Fawn capture is over and we have started processing data from mortalities to classify cause of death. Last week I shared with you some insights into the necropsy process.
And I provided a short quiz to test your knowledge. By Tuesday afternoon, 350 people had taken the quiz. [If you want to take the quiz and then check back for the answers, then click here].
Here is a review of the questions and our answers. The quiz began with a series of True/False questions.
1. You need the whole carcass to determine cause of death. False. Many times we obtain only parts of the carcass when the animal is predated so it is not necessary to have the whole carcass to determine cause of death. Eight-five percent of respondents got this one correct.
2. Necropsy is the only tool needed to determine cause of death. False. Everyone got this one correct. The necropsy, field notes, and DNA tests should all be taken into account – Jeannine made this point in a previous post.
3. A deer’s gall bladder is located near the liver. False. Deer don’t have a gall bladder! Eighty percent got this wrong, but if you were an avid reader you would have known it was sort of a trick question because we have written about why deer lack a gall bladder (and how it was taken away from them by the antelope).
4. Seeing pooled blood during a necropsy always means a predator was responsible. False. Other physical trauma (e.g., a vehicle collision) can result in pooled blood. Ninety percent answered this question correctly.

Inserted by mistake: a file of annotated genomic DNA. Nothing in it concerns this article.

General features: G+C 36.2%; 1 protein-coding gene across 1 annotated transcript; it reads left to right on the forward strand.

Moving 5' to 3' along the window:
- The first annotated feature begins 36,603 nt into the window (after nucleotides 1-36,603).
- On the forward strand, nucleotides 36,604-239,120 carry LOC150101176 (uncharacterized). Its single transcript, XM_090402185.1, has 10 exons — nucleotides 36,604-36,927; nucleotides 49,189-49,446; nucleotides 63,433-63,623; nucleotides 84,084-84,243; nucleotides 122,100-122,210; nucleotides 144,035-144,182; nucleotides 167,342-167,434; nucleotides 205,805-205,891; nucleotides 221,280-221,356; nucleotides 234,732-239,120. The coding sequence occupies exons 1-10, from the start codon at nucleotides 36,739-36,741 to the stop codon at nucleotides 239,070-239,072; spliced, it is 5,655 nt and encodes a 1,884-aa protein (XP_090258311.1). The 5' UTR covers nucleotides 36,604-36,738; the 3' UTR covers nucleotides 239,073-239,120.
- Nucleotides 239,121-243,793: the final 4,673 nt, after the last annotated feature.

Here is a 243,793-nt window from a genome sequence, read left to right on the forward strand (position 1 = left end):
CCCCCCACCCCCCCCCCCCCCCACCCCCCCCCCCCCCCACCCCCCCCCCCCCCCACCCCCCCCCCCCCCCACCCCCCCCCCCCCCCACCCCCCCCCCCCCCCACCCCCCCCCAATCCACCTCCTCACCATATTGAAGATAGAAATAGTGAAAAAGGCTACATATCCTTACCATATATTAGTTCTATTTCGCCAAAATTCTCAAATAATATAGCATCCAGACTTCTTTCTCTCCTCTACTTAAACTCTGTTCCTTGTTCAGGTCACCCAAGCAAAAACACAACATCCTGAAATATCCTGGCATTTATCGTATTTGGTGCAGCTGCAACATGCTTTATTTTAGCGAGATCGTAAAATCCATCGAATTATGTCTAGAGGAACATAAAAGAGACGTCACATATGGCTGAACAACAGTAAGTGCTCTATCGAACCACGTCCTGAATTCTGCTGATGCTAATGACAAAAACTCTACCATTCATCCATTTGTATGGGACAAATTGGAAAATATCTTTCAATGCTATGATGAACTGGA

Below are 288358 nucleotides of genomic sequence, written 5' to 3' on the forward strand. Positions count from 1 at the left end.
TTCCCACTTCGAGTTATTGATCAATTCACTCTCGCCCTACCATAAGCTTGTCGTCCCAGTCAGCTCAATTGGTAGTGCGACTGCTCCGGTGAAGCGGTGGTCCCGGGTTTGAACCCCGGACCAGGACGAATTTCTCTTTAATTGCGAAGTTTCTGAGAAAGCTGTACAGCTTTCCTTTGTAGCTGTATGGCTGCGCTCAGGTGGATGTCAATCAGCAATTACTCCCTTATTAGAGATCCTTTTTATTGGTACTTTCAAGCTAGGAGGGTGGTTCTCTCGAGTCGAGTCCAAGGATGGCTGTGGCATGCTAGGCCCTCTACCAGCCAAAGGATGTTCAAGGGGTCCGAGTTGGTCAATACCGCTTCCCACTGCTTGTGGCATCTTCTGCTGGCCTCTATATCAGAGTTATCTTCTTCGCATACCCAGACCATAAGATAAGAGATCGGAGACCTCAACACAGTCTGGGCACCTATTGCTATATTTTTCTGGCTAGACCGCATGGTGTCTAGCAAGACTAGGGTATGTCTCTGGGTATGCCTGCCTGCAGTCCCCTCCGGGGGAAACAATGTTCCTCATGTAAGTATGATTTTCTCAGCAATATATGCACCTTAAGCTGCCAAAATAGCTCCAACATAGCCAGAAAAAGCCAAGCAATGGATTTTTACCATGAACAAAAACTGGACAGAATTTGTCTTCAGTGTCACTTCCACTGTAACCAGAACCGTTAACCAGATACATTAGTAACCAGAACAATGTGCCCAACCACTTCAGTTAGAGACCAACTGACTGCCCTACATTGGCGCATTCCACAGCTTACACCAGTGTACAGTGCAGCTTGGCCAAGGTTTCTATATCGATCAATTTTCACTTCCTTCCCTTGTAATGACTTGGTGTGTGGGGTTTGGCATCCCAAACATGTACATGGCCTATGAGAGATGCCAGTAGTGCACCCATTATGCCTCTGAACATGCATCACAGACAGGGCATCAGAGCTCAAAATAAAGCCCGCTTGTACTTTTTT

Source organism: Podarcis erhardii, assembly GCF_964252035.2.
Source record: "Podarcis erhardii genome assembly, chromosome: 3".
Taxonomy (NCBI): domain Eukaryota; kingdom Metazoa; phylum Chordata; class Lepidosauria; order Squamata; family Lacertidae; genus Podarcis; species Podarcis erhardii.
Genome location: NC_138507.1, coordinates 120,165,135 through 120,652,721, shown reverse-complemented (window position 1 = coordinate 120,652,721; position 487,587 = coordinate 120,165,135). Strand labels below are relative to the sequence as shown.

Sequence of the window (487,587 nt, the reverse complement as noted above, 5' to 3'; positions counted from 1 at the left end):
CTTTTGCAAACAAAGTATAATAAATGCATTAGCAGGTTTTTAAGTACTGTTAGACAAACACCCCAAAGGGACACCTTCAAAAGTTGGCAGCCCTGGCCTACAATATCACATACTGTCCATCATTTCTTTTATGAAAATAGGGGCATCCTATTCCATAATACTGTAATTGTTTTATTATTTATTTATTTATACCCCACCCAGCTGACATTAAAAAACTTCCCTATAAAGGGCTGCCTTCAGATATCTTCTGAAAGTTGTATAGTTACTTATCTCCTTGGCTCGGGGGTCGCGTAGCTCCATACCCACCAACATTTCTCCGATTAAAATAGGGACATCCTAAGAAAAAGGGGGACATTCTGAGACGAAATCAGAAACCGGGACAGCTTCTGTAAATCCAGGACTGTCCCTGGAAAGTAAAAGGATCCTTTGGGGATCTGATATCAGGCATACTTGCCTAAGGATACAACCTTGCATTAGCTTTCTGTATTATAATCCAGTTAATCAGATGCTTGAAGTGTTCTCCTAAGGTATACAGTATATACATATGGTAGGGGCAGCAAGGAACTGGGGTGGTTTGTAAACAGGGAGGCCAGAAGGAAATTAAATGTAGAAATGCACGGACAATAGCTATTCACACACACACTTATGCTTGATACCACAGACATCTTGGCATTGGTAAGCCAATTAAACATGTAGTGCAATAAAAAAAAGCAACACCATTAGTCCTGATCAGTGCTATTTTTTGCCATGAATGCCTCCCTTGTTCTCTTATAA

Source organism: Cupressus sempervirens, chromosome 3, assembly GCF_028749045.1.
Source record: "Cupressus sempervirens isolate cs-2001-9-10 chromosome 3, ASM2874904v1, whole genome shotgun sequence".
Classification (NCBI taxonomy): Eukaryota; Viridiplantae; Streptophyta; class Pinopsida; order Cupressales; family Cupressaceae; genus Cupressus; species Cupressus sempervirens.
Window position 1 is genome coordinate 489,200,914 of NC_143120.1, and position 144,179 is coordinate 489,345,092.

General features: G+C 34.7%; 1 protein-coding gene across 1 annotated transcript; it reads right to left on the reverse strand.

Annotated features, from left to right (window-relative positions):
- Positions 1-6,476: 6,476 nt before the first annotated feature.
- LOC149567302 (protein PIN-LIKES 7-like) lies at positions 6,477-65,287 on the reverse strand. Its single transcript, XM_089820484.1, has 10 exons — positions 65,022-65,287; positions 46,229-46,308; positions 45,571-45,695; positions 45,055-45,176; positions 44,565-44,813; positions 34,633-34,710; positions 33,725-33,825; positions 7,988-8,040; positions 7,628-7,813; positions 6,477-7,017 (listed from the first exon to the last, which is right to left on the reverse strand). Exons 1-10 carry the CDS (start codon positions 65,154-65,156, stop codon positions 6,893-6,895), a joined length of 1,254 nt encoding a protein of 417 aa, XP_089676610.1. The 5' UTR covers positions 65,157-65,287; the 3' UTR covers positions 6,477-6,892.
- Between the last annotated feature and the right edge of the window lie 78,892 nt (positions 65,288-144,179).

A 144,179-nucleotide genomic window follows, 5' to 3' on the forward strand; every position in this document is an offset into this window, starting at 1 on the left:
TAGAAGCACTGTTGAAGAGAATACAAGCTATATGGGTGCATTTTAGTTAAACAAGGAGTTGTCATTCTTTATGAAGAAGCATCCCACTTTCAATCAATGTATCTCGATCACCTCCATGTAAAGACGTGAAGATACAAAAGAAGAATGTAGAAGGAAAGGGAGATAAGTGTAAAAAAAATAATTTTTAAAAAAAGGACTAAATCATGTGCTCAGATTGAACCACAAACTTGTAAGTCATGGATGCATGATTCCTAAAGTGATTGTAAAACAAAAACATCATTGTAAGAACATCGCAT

5. Cases of predation are always accompanied with signs of trauma and wounds. False. This question might have been worded better, but 51% of you answered the question correctly. We have recovered deer with little to no evidence of cause of mortality until we conducted a necropsy. An almost perfect example occurred last year when we found a dead fawn that upon necropsy we determined it was killed by a dog.
6. Cases of predation are easily identifiable in the field. False. Sometimes there is little evidence upon which to determine cause of death, except that a predation event occurred (e.g., only a blood-stained collar is recovered). Eighty-eight percent answered correctly.
7. What tissues are not affected by parasites, worms, or disease in white-tailed deer? All tissues can be affected. Ninety-three percent answered correctly!
8. Which one of these words (autolysis and necrosis) is another way of saying “rotting tissues”? Autolysis. Seventy-nine percent answered correctly.
9. At the scene of the crime you find a deceased fawn partially hidden in a den. Which predator do you begin to suspect? We considered either red fox or coyote the best answers, of which 55% of you selected one of these two. Bears are not using dens when fawns are being born (26% chose this answer). Also, bobcats do use dens occasionally (tree cavity or rock – and even an abandoned beaver lodge!) but are more likely to give birth on the ground in thick cover. But also keep in mind just because a carcass is located at a den does not mean it was killed by a predator.
10. During necropsy you notice the trachea has been crushed. Which predator do you begin to suspect? Bobcat is probably the best answer, but coyotes oftentimes crush the trachea as well. However, you can’t rule out any predator. Fifty-eight percent selected bobcat, 24% selected coyote, 17% selected bear, and <1% selected red fox.
We hope you had a great Fourth of July weekend and had fun with the quiz (and maybe even learned something). Thanks for participating!
M.S. graduate student
Department of Ecosystem Science and Management
Pennsylvania Cooperative Fish and Wildlife Research Unit